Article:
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Coroutines can be used to implement multitasking in a very simple and efficient way. Each coroutine represent a job; a scheduler is responsible of executing each job serially in FIFO order. Every job is responsible of yielding control to the scheduler once in a while. We use a coroutine<void()> to represent a job:

typedef coro::coroutine<void()> job_type;

The scheduler is just a simple wrapper around a std::queue:


class scheduler {
  void add(job_type job) {

  job_type& current() {
    return m_queue.front();

  void run () {
    while(!m_queue.empty()) {
  std::queue<job_type> m_queue;

When a job yields, it is rescheduled again unless it has exited. Notice the use of std::nothrow to correctly handle exiting tasks. For simplicity we declare a global scheduler object:

scheduler global_scheduler;

Here is a generic job body:

void printer(job_type::self& self, std::string name, int iterations) {
  while(iterations --) {
    std::cout<<name <<" is running, "<<iterations<<" iterations left\n";

Notice that exit() is in this case superfluous. When void a function returns it is as it had exited (that is, if std::nothrow is used, or else operator() would throw an exception). Let's give some job to the scheduler:

global_scheduler.add(boost::bind(printer, _1, "first", 10));
global_scheduler.add(boost::bind(printer, _1, "second", 5));
global_scheduler.add(boost::bind(printer, _1, "third", 3));

Calling; will print:

first is running, 9 iterations left
second is running, 4 iterations left
third is running, 2 iterations left
first is running, 8 iterations left
second is running, 3 iterations left
third is running, 1 iterations left
first is running, 7 iterations left
second is running, 2 iterations left
third is running, 0 iterations left
first is running, 6 iterations left
second is running, 1 iterations left
first is running, 5 iterations left
second is running, 0 iterations left
first is running, 4 iterations left
first is running, 3 iterations left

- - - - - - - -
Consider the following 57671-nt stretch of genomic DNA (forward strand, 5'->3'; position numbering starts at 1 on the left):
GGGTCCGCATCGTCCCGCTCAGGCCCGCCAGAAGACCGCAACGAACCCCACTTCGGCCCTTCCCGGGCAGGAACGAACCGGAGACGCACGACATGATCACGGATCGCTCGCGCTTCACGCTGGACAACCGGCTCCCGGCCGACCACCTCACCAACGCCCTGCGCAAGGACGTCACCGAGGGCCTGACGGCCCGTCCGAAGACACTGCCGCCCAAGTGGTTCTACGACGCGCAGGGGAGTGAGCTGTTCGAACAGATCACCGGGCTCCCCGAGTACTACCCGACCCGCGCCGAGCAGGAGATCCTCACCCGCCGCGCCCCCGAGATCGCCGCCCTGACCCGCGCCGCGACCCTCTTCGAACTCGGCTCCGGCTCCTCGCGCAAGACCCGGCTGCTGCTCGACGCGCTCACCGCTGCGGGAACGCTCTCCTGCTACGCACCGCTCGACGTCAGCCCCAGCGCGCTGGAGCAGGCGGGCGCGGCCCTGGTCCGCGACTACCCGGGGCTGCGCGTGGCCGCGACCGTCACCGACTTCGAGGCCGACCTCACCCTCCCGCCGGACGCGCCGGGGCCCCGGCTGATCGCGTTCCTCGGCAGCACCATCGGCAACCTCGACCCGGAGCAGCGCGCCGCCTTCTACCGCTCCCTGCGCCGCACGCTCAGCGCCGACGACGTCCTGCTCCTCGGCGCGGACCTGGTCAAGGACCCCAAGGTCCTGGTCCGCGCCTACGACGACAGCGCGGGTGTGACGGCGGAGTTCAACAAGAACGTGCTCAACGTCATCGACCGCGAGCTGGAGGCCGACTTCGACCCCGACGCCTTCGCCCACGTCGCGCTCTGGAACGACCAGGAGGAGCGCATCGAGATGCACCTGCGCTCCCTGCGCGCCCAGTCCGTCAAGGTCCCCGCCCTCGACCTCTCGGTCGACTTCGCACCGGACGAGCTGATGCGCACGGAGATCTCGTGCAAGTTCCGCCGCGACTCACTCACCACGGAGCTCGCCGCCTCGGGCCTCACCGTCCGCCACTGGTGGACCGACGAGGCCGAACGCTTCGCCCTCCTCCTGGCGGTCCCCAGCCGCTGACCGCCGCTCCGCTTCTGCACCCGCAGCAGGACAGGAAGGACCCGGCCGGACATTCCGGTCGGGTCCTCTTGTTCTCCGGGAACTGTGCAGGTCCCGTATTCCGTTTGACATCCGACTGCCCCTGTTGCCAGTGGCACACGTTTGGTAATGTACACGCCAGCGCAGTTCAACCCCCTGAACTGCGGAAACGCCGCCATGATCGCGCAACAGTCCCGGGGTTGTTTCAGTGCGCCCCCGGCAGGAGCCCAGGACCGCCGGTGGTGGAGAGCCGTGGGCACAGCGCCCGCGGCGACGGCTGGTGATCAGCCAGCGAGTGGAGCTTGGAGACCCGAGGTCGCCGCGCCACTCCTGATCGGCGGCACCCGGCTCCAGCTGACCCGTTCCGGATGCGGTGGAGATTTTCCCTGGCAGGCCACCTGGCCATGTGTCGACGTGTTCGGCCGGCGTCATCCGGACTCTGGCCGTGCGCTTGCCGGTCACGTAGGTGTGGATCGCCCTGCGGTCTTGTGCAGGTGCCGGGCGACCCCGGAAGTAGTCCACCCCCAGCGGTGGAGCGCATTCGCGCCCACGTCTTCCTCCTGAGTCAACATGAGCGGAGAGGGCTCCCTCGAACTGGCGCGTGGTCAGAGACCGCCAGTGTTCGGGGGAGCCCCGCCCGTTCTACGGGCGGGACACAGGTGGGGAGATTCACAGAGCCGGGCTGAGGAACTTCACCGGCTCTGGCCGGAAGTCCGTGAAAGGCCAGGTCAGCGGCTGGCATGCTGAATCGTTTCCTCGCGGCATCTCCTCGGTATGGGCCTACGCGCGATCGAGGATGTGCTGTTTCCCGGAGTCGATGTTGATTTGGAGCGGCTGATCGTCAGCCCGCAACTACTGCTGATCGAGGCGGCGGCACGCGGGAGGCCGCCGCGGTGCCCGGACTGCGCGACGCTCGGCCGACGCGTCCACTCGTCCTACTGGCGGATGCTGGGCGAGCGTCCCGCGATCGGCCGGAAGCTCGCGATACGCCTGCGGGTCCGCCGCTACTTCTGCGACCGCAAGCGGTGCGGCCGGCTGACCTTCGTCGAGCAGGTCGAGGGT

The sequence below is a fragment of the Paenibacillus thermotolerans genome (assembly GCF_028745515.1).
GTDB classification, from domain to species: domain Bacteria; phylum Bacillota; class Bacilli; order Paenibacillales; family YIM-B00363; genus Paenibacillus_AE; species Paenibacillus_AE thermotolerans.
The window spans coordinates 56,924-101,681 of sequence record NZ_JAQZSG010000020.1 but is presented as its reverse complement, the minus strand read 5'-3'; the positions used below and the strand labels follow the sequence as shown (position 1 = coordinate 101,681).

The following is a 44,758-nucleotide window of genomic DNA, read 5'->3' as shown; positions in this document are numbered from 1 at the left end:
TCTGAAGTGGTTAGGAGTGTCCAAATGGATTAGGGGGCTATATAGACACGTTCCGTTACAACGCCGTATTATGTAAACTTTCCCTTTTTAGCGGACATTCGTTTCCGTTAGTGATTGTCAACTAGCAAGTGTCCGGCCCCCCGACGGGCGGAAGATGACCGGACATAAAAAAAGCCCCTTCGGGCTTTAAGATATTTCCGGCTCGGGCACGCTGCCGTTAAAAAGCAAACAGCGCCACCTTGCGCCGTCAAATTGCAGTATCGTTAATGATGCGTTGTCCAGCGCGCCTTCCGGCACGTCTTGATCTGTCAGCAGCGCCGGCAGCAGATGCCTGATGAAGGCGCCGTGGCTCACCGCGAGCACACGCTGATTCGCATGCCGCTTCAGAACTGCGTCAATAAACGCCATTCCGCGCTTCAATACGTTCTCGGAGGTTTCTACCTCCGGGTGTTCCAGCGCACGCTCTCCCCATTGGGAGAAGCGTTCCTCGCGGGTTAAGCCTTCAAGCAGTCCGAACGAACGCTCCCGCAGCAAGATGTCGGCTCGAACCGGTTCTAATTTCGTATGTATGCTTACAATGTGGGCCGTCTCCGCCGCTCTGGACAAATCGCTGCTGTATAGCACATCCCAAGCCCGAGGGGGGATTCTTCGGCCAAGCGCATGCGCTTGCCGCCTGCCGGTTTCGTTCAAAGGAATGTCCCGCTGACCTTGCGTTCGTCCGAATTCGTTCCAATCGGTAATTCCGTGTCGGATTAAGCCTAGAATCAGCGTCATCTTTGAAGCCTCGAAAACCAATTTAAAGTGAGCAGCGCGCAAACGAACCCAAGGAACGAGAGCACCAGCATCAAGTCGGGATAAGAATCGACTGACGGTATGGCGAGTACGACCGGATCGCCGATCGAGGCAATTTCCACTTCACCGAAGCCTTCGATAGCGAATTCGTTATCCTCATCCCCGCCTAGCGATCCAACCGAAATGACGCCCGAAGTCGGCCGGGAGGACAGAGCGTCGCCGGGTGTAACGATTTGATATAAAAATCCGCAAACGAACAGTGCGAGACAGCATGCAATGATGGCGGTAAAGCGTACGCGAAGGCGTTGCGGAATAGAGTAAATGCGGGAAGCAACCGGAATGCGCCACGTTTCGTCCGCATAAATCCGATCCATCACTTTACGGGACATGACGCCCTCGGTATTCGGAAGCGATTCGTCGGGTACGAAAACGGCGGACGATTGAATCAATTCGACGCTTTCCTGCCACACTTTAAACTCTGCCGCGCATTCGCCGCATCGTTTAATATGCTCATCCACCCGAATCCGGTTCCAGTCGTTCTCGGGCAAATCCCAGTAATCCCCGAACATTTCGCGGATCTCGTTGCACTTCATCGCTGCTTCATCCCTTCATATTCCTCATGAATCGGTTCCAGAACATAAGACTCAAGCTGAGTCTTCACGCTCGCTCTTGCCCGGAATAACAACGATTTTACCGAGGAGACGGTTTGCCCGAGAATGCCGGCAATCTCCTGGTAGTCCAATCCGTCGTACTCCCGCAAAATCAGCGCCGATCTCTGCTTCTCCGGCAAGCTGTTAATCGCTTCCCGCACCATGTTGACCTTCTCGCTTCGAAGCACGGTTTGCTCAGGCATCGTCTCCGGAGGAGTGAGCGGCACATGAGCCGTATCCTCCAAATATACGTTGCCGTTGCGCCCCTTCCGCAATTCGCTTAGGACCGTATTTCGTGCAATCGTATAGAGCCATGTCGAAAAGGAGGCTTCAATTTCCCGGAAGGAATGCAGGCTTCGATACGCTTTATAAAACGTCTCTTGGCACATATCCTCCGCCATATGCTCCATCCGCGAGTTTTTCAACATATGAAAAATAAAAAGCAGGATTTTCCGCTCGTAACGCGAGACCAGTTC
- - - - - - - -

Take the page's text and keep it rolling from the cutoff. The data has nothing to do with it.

first is running, 2 iterations left
first is running, 1 iterations left
first is running, 0 iterations left

Multitasking versus multithreading

What we have seen so far is a cooperative implementation of multitasking, that is, each task must explicitly yield control to the central scheduler to allow the next task to run. This means that a misbehaving task that never yields control, can starve all other tasks.

Multithreading on the other hand, at least on most implementations, implies preemptive multitasking; each task is allowed to run for a certain amount of time, called time-slice. When the time-slice is over the task is forcibly interrupted and the scheduler select the next task. If the interrupted task was manipulating some shared resource, this can be left in an undefined state. A task cannot control when is preempted, so it must be pessimistic and lock all shared resources that it uses. As any programmer that had to work with heavily threaded applications knows, dealing with complex locking is not a trivial task. In addition both locking and thread switching imposes some overhead.

Cooperative multitasking has not such problems as long as a task never yields while manipulating shared state.

This does not means that multithreading has not its place, there are at least two scenarios where true concurrency and preemption are required:

Unfortunately threads are often abused for general multitasking, where preemption is a burden instead of a benefit.

Cooperative multitasking implemented with coroutines is often a better choice.


Coroutines can act as an extremely lightweight multitasking abstraction. Not only they scale much better than threads, but also much simpler to use because they require no locking.

The simple solution presented above has a fundamental problem: if a task blocks waiting for I/O, all tasks are blocked. This is can be easily solved with asynchronous functions, but this will be explained in an advanced section. Next section will show a simplified solution.

Copyright 2006 Giovanni P. Deretta